THE IMPLEMENTATION of the Goods and Services Tax (GST), coupled with a digitised economy ushered in by demonetisation, will make India’s economy “look much cleaner and bigger”, said Union Finance Minister Arun Jaitley at the Vibrant Gujarat Global Summit Wednesday. “Most of the issues have been sorted out. Some critical issues remain. These critical issues, I hope, over the next few weeks, we will try and solve them,” said Jaitley, while addressing a seminar titled ‘GST: Game Changer of the Indian Economy’.
“Once it (GST) is implemented, the combination of a more digitised economy with a more efficient tax system, I am sure, will make India look much better. It will make our economy look much cleaner and bigger. I am sure Indian industry and assesses, and states, will eventually cooperate and make these two moves highly successful,” he said.
Linking demonetisation to GST, the Finance Minister said, “The impact of demonetisation — if I may diverge from GST for a moment — can’t be delinked from this (GST). Excessive paper currency has its own vices… When we release data, we then realise the narrowness of the tax base itself. And once this entire bearer currency, which has anonymity and no history, moves back into the banking system, and is accompanied by a digitalised economy, which the Prime Minister spoke about yesterday, it is going to be a major step towards the integration of informal economy, which at times was also a shadow economy, with the more formal economy. This itself is going to increase the transactions, which are covered within the banking system. Transactions, which may lead to higher revenue in the future, make us go compliant, and give us a cleaner and bigger economy.”
Jaitley said, “After the transient impact of this is over. Once it is coupled with the historic implementation of GST itself, which has so many advantages… When GST merges all this, and makes India into one entity, it leads to a seamless transfer of global services across the country.”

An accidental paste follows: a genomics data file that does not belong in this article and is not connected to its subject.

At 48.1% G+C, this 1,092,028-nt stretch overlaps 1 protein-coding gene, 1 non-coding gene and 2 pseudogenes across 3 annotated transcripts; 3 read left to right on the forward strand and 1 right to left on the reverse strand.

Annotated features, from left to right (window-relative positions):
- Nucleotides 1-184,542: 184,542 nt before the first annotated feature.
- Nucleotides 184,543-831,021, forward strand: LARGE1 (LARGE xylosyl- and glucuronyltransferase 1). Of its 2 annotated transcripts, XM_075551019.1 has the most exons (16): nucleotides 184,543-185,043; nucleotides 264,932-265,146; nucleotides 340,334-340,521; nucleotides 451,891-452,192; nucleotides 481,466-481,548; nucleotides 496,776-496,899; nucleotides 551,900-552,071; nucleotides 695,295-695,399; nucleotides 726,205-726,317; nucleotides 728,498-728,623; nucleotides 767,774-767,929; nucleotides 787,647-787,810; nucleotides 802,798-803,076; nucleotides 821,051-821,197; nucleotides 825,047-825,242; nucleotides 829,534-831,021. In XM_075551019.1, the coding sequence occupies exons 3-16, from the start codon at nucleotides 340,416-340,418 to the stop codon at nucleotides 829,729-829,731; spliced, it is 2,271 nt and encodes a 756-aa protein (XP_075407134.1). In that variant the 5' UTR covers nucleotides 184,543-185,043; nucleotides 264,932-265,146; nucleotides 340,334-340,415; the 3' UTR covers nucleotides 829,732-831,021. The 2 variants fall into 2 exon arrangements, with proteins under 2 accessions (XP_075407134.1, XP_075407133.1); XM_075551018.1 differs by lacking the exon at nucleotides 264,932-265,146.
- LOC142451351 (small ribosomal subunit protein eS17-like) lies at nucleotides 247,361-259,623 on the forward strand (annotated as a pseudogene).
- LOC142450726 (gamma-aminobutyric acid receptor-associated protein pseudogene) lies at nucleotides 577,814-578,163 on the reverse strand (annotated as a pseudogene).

The Finance Minister said that steps taken by the government in 2016 will change the way “Indians live and spend in future”.“The number of steps that have been taken are going to be significant because they are going to change the pattern in which India and Indians are going to live and spend in future. It will have an impact on the course of our future lives,” he said.
The minister also mentioned the steps taken to control the flow of black money from overseas destinations. “Since 1996, we have been repeatedly negotiating and renegotiating all the treaties — the double taxation avoidance treaties — with countries, which in effect was facilitating the round-tripping of money. During the last calendar years, we renegotiated and rewrote the Mauritius, Cyprus and Singapore treaties, which was part of the government’s larger desire that the shadow economy should not be allowed to prosper.”
Talking about the opening up of the Indian economy, Jaitley said, “A new India had emerged, which is evident from the fact that while the world is moving slowly today and you hear the voices of protectionism in the developed world, the debate over protectionism is hardly heard in India. And that is an indication of how aspirational, open and progress-oriented Indian public opinion is increasingly becoming.”
CII chief bats for simple GST provisions
Listing out the industry’s concerns at the seminar, Naushad Forbes, president, Confederation of Indian Industry (CII), said, “Some of the provisions (in the current draft of GST) can be made simple and transparent in such a way that there is no scope for discretion and harassment. I know there are many tax officials present, but I must say that in my career I have not been struck by the angelic nature of tax officials and we should not rely on the angelic nature of tax officials for tax being collected to be transparent and effective.”
Forbes added, “There needs to be a single basis of assessment and inspection… Second, using the invoice value as the only basis for valuation of goods. This could create transparency and will provide a complete elimination of all discretion on how goods must be valued.”
The CII chief further said, “There are two provisions in the current draft of the GST law, which raise concern for the Indian industry. First, there is a provision for arrest of industrialists for non-bailable offences, which cover five different potential offences. The current tax law provides one provision for a non-bailable offence. Second, there are clauses of profiteering, if decrease in taxes are not passed on to consumers.”
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